The Power of Unreasonable Lawyers
Posted: 27 March 2012
One of my favourite books is by John Elkington, 'The Power of Unreasonable People'. It was inspired by a quote by George Bernard Shaw:
"The reasonable man adapts himself to the world; the unreasonable one persists in trying to adapt the world to himself. Therefore, all progress depends on the unreasonable man."
The hypothesis behind that book is simple: that all real progress involves changing accepted norms and challenging the status quo. There are two types of people. Those that resign themselves to the way things are, and the second category, the dreamers and innovators who start by imagining a different world and then foolishly try and innovate it into being. There was one account in the book about an Indian man who wanted to help 1000’s of the poorest with cataract operations and he came up with a solution…. to start hi-tech laser eye surgery centres, to date he has used those profits to help 400,000 people see again. Wow!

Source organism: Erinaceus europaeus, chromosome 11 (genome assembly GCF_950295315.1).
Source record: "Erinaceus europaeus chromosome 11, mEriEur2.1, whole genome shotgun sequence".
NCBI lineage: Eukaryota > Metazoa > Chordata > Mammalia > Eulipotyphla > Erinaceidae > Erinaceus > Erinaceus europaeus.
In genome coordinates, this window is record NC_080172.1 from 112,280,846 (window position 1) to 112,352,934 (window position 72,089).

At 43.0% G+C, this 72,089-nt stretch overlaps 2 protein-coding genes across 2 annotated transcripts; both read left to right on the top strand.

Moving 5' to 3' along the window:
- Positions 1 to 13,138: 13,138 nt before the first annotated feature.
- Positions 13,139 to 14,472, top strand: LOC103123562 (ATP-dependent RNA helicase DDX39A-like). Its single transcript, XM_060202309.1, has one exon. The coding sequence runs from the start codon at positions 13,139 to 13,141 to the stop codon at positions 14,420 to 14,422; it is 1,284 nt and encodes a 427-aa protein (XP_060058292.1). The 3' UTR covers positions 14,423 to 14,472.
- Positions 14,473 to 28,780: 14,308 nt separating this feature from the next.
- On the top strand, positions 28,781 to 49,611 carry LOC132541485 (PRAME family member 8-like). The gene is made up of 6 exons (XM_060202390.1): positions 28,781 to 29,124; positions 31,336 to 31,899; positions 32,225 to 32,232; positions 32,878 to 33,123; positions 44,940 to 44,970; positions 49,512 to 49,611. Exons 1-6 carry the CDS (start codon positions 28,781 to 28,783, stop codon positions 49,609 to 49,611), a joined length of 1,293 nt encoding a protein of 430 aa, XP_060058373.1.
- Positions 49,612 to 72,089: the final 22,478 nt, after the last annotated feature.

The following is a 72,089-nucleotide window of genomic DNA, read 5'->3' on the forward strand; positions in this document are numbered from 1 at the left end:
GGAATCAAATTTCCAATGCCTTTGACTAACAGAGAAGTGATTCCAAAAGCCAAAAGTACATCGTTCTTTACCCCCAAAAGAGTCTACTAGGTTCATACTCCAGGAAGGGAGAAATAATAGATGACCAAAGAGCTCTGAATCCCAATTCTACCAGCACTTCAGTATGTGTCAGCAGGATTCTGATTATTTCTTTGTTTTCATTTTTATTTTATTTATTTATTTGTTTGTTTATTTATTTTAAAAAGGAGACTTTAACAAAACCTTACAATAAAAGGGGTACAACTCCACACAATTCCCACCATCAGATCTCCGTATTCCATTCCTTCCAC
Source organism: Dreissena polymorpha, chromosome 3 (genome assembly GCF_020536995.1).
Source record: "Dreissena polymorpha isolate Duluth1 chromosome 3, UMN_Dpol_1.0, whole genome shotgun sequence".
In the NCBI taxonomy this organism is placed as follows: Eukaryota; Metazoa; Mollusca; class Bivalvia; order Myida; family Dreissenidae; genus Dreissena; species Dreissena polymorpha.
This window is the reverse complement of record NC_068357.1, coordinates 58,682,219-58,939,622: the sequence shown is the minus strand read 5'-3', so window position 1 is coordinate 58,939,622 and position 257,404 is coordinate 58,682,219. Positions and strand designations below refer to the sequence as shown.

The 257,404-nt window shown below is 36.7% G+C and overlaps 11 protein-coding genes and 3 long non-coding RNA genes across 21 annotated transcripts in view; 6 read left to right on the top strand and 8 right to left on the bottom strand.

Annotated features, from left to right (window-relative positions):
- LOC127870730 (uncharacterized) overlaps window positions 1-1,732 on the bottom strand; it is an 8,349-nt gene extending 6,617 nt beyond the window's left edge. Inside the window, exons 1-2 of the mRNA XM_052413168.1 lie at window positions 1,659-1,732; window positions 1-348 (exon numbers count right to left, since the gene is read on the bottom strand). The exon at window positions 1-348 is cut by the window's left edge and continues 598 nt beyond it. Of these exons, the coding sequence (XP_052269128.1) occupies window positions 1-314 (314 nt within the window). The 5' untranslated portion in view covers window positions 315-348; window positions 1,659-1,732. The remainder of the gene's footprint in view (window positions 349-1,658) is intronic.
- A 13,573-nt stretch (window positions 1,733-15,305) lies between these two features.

I'll be writing regularly about the future of legal services and how change is upon us. There is currently a divorce between what the law firms want out of clients and what the UK mass public need out of accessible legal services. Is it possible to help everyone access justice even without Legal Aid?
What are the accepted norms in UK legal services that seem too big to change but too small to ignore?